Japanese students experience Jamaican warmth
"I met so many Jamaican people, and I felt their kindness during my stay in Jamaica," said Yukino Tsubokura, a 17-year-old student from Yonago High School in Tottori prefecture in Japan. She and her nine classmates had a chance to visit the island in October, spend time learning about Jamaica, her people, customs and traditions, and to make friends.
For these the youngsters, it was an experience of a lifetime - enjoying the company of their new friends as they whipped up new recipes, danced up a storm, learnt a few phrases in Patois, and spread the messages of love as young ambassadors of Tottori prefecture, which has a twinning agreement with Westmoreland parish.
"Both Jamaican and Japanese students were so shy," said Ryosuke Yamaguchi of the Tottori Prefectural Government, one of the officials who accompanied the school students.
"But," Yamaguchi said, "They tried to overcome their shyness and introduced themselves to each other, eventually becoming good friends."
Yamaguchi attributes this ice-breaker to some well-considered programmes organised by the Negril Education Environment Trust (NEET), which included teaching simple words and phrases of their own language and dancing.
Japanese students learnt to say 'Hail, wah gwan?' and Jamaican students responded with 'Kon-nichi-wa' (Hello in Japanese). They had already set the ball rolling to a meaningful interaction.
It is also a universal fact, more than the words, that feelings and gestures of kindness connect people.
"We used simple sign language or hand gestures to communicate with each other, and we were able to do it effectively," said Samantha Stewart, a student of Grange Hill High School, Westmoreland. "It was very interesting, and we learnt a lot from each other."
The Japanese students participated in cooking sessions in Little London High School in Westmoreland. They collaborated to cook ackee and salt fish, yam, ripe plantain, dumpling, and rice and peas. The Japanese students demonstrated how to cook Karaage (Japanese style fried chicken) to their Jamaican buddies. They recreated Karaage with jerk seasoning and named it 'Jam-Jap chicken'.
It was celebration time at Grange Hill High School as they welcomed their Japanese friends. This was the second time that a group of Japanese students were visiting the school.
"The students from Grange Hill High served lunch for Japanese students," Yamaguchi said, adding that there was a great deal of camaraderie, and friendships were formed. "Japanese students and Jamaican buddies walked around the school hand in hand."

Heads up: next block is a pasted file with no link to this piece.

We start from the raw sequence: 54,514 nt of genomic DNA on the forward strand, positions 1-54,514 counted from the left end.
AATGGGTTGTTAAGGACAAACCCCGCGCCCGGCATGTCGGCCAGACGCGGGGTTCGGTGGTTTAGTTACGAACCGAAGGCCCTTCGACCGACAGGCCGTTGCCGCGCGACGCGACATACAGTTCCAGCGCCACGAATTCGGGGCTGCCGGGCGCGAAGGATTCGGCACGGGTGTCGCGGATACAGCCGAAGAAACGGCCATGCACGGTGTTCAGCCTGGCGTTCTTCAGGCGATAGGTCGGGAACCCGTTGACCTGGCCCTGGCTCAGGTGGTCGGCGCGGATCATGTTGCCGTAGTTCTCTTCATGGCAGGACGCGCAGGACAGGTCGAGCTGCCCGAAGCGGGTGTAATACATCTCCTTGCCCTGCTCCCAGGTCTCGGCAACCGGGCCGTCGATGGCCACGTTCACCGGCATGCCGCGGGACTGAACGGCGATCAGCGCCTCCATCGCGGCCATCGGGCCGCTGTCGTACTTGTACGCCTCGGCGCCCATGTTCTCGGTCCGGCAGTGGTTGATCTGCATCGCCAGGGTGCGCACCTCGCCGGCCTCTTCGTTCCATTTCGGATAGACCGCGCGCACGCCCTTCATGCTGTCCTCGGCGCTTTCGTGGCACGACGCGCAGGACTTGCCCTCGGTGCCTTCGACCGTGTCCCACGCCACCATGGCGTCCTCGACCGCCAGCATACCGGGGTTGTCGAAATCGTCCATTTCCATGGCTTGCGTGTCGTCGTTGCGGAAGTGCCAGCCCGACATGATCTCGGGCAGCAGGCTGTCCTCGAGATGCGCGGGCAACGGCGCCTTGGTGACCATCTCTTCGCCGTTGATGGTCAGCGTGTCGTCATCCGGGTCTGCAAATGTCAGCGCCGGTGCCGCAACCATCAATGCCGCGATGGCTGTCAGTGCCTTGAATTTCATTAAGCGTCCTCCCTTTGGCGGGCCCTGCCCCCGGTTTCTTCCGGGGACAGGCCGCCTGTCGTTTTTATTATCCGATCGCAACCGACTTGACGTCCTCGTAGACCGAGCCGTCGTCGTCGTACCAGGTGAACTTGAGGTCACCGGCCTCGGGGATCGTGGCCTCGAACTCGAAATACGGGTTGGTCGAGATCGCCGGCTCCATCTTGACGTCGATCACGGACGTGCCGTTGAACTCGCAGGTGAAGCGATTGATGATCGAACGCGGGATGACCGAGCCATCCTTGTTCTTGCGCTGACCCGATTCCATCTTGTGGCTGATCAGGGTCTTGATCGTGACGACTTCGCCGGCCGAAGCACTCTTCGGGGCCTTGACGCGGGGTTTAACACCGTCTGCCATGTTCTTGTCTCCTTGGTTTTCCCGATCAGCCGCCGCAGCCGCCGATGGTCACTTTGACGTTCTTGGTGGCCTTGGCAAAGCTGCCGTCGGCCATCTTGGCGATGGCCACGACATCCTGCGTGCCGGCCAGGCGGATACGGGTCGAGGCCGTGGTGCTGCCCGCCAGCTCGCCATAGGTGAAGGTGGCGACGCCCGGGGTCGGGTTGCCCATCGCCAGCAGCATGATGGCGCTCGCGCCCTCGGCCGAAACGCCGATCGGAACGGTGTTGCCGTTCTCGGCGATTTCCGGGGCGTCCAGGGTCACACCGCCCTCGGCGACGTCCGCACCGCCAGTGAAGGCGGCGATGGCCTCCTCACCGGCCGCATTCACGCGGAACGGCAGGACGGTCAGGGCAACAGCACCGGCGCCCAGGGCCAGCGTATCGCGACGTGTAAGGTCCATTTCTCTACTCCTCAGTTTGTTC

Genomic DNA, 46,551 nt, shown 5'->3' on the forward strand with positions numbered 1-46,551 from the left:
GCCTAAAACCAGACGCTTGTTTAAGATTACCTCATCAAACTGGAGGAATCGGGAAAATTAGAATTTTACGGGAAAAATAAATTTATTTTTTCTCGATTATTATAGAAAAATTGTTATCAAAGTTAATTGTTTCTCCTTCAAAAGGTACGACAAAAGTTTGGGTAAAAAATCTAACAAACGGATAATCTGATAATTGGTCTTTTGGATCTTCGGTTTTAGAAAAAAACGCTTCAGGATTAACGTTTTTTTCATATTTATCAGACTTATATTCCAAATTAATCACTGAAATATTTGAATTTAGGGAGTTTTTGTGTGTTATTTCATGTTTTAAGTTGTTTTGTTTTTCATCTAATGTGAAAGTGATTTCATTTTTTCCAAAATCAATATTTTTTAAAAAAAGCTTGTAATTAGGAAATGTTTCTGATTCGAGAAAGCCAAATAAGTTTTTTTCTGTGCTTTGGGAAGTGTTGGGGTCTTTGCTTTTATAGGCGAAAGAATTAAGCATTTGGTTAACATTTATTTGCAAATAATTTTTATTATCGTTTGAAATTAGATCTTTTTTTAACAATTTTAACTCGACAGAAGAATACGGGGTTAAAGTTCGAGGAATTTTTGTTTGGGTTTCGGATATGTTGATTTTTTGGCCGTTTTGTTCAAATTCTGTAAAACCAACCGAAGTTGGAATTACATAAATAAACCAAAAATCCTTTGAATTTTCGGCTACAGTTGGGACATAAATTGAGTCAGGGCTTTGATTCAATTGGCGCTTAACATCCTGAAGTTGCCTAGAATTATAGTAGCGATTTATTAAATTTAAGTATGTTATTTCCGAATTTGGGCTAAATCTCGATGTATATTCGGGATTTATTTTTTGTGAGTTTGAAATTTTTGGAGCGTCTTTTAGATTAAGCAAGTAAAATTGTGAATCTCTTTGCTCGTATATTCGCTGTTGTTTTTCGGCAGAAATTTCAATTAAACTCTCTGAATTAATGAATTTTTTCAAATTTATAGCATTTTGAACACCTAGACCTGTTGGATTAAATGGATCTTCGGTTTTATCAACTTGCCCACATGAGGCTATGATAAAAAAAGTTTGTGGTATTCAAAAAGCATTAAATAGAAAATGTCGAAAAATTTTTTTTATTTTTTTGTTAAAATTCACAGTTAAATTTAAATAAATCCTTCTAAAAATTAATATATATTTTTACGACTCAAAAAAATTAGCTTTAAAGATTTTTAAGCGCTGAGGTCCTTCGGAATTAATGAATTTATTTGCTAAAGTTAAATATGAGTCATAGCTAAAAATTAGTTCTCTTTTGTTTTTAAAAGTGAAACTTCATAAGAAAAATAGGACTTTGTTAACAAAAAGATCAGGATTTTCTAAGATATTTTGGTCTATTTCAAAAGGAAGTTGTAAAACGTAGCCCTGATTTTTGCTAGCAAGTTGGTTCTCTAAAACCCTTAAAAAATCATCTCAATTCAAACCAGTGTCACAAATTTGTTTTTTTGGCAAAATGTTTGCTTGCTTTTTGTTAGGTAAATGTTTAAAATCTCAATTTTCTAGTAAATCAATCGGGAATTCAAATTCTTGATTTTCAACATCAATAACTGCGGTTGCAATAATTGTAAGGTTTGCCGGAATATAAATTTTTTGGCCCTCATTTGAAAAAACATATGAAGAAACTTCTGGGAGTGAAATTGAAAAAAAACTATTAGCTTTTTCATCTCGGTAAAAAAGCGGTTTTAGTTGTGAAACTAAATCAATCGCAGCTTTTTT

The students from Tottori also stayed with three different host families. The families, Yamaguchi said, welcomed the students like their own children and made them feel at home.
"One of the host families made tasty bun for her daughters from Japan as a gesture of appreciation. We were moved by this gesture and her warm hospitality," he said.
These exchanges are going to peak in many ways as the city of Tottori, which is the capital city of Tottori Prefecture, is the host town for the pre-training of the Jamaican national team in the year of 2020 Tokyo Olympic Games.
Yamaguchi said that the Tottori Prefectural Government has been donating sports equipment to schools in Westmoreland.
The students participated in a host of activities, meeting dignitaries, dance performances, and touring schools. There was a farewell party at Royalton Hotel, where chefs from the Japanese restaurant of the hotel collaborated with the Japanese and Jamaican students to whip up a storm; students from Grange Hill High and Little London High participated it.
There were 30 students who helped in making Makizushi rolls which had an eclectic mix of ripe plantain and jerked chicken as filling. "It was a quite unique style of Makizushi," Yamaguchi said, akin to the coming together of youngsters from two distinct cultures - there could not be, perhaps, another delectable metaphor ... Instagrammable perhaps.
At the residence of the ambassador of Japan to Jamaica, before their departure for the Tottori Prefectural Government/Jamaica Olympic Association Friendship Exchange Reception - five students from Tottori schools got the guests to clap in sync as they danced to the Japanese version of '70s classic YMCA, proving, yet again that music has one universal language, and like this cultural exchange, it was felt from the heart.
"I had a once-in-a-lifetime experience at the age of 17," said Tsubokura. "I feel regretful that I couldn't speak what I want to tell in English, so I will study English harder than ever, and I want to come to Jamaica again."
Amen to that!